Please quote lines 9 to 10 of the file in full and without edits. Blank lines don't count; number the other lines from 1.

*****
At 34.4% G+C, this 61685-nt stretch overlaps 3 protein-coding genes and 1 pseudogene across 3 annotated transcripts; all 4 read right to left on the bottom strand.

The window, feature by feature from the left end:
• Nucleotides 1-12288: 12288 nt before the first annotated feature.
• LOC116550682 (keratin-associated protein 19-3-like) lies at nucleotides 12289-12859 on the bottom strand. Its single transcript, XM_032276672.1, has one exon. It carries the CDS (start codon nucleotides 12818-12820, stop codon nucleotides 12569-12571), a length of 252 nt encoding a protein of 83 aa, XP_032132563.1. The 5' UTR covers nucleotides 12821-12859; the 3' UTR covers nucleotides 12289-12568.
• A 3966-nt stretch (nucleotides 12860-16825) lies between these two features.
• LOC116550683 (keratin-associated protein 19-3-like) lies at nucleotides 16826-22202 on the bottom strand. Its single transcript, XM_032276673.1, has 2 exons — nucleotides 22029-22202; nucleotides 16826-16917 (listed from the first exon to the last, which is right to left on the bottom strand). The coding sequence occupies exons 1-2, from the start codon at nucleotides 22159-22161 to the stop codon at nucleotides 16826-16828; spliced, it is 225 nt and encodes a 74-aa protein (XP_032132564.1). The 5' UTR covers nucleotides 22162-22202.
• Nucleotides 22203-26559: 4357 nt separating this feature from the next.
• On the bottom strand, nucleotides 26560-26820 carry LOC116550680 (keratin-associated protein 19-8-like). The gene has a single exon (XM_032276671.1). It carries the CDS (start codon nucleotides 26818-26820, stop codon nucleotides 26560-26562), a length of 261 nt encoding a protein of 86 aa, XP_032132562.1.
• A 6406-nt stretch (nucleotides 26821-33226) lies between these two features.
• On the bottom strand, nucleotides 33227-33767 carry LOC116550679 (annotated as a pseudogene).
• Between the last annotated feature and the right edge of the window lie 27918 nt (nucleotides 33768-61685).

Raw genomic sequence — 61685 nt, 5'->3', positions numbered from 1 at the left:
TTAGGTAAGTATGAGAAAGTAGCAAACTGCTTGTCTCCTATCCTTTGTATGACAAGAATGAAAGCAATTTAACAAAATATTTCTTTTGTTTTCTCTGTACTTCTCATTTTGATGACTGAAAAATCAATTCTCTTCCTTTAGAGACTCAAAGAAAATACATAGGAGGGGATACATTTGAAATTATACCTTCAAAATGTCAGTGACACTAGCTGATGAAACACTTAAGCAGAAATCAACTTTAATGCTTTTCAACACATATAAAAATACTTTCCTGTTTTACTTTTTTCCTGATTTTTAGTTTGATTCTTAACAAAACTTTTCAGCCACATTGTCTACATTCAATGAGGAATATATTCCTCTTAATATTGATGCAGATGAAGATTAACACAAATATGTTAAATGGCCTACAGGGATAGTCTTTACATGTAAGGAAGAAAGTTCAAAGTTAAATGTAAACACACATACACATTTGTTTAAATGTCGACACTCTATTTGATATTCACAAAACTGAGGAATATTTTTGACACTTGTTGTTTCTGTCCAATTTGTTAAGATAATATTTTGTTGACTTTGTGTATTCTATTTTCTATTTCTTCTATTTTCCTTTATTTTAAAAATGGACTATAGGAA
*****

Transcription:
• A 6406-nt stretch (nucleotides 26821-33226) lies between these two features.
• On the bottom strand, nucleotides 33227-33767 carry LOC116550679 (annotated as a pseudogene).